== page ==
“The county was not presented with an agenda for the meeting,” Whitaker said. “Therefore the county could’ve walked into the joint public meeting with legal implications without any information or research as to what the town is looking to accomplish.”
Jay Bender, attorney for the S.C. Press Association, said it’s highly unusual for a public official to not receive public notice or an agenda for public meetings.
“Apparently irony is lost on this guy,” Bender said. “Without recognizing the irony of his statement, he exposed the disadvantage the public has with public bodies that don’t follow the law by providing public notice or agendas.”
By Michael Smith, The Voice of Blythewood and Fairfield County | Read more

Industry Briefs

Public Notice Illinois named one of E&P’s 2022 Business Partner Powerhouses

Editor's Note: Public Notice Illinois's platform helps power South Carolina's statewide public notice site,
Public Notice Illinois (PNI) was unique in the fact that the company was nominated for Editor & Publisher’s Business Partner Powerhouse award by 15 state newspaper associations — Alabama Press Association, Georgia Press Association, Oregon Newspaper Publishers Association, Missouri Press Association, Minnesota Newspaper Association, Mississippi Press Association, Montana Newspaper Association, Nebraska Press Association, Nevada Press Association, North Carolina Press Association, South Carolina Press Association, Tennessee Press Association, Utah Press Association, Virginia Press Association and Washington Newspaper Publishers Association.
PNI is a public notice website and platform developed by the Illinois Press Association to contain all public notices published in their state’s newspapers. Launched in 2011, it was so effective that, by the end of 2012, a state law went into effect that requires all public notices published in Illinois newspapers to also be posted to one site — PNI. The accessible, easy-to-navigate platform has been shared with and replicated by many other state press associations, with significant impact in those states.
By Robin Blinder, Editor & Publisher |
Read more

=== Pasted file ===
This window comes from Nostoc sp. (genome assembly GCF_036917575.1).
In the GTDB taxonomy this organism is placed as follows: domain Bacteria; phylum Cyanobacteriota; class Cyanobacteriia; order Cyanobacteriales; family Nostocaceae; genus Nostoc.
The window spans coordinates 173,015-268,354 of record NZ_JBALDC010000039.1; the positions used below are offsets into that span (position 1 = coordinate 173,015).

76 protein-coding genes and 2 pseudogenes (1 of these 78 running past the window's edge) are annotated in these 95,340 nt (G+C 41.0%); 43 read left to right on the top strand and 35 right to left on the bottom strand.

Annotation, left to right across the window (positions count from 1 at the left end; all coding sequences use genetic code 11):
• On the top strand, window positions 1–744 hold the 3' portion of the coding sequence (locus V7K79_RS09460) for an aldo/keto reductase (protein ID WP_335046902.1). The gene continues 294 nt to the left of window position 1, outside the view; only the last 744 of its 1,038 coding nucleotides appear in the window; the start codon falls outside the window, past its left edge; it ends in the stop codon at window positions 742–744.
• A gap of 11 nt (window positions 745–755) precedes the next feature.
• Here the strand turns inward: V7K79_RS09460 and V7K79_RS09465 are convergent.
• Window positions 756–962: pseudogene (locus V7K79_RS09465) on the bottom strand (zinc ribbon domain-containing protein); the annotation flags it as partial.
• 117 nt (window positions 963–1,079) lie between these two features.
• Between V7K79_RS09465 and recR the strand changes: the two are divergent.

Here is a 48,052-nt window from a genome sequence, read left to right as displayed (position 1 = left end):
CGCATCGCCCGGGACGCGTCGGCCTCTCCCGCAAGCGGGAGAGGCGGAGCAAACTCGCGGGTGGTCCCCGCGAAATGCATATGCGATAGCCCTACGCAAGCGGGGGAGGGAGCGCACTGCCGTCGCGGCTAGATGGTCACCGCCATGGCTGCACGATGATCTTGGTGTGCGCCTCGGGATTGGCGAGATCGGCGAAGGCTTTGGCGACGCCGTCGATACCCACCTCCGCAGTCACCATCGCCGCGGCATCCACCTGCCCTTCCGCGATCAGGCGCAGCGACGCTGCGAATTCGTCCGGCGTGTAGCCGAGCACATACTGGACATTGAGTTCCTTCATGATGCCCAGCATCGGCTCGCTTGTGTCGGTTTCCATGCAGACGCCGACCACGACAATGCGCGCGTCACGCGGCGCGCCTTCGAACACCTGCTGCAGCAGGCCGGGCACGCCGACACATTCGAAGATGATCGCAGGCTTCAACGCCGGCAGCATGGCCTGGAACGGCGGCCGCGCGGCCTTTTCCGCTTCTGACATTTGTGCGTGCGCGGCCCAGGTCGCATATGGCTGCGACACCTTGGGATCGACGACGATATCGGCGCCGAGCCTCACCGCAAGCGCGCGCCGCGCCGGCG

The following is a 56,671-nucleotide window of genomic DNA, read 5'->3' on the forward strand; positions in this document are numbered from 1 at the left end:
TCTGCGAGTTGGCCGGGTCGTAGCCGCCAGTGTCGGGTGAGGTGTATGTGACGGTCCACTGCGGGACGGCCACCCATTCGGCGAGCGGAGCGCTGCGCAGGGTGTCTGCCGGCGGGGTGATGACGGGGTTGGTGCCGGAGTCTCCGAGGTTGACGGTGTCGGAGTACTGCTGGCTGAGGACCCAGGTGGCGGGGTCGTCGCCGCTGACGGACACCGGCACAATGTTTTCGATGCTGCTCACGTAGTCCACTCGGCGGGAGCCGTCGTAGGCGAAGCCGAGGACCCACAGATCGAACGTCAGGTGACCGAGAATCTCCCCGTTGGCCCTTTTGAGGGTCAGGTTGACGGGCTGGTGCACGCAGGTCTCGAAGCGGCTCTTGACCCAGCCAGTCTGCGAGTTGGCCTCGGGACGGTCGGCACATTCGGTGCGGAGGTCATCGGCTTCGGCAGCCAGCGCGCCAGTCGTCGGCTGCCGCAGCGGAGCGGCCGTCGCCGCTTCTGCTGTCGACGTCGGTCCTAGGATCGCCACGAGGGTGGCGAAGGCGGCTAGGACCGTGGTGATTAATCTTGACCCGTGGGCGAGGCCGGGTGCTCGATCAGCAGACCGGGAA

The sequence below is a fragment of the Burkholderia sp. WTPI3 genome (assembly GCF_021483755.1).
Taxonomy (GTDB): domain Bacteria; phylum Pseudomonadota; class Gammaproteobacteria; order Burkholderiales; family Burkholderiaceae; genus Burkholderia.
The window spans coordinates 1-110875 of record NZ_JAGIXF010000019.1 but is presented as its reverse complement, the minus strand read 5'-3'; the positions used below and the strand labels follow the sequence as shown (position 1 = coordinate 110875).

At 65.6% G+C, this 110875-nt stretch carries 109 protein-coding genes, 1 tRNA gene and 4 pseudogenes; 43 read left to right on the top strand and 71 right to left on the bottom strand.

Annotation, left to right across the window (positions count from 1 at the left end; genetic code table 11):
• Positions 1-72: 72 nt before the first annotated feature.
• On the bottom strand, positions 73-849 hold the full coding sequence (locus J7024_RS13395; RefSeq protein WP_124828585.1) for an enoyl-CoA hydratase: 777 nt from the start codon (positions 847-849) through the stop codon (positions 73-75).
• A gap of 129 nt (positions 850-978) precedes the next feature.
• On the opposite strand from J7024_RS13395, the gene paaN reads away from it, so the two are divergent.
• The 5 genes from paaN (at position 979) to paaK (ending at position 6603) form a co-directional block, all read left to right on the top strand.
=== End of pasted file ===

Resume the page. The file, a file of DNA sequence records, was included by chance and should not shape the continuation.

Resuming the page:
By John Foust,
Advertising Trainer

A good idea is worth the wait

When I was a kid and jumped to conclusions about something, my father often said, “Hold your horses, son.” That’s an old saying that means, “Whoa! Stop and think carefully before making a decision.” Dad had a lot of wisdom. He knew that one of the most important lessons he could teach me from an early age was to think before taking action.
There’s talk these days about “deferring judgment” when discussing ideas or hearing the opinions of others. That’s another way of saying “hold your horses.” The concept of delaying judgment has been around for a long time. In fact, it was popularized in the advertising industry by Alex Osborn, a co-founder of the BBDO ad agency. Osborn incorporated judgment deferral in his rules for creativity, because he understood the value of encouraging judgment-free discussions of just-proposed ideas. In his writings, he labeled his system as “brainstorming,” a term which has evolved into a general description of creative thinking. 
It takes patience to defer judgment. We’ve all been in meetings where ideas bounce around the room. Somebody mentions the first glimmer of an ad idea, and before you know it, someone else says, “No, let’s consider this other idea.” As a result, the first idea dies on the spot – and the discussion narrows in focus, often with the most outgoing person in the room taking center stage. That’s not good for authentic brainstorming. And it’s not good for the person whose idea was just suppressed. Read more

Upcoming Events

As a service to its member newspapers, SCPA lists employment opportunities on our site upon request. There is no charge for this service to SCPA member newspapers. Please email openings to Kassidy Wright.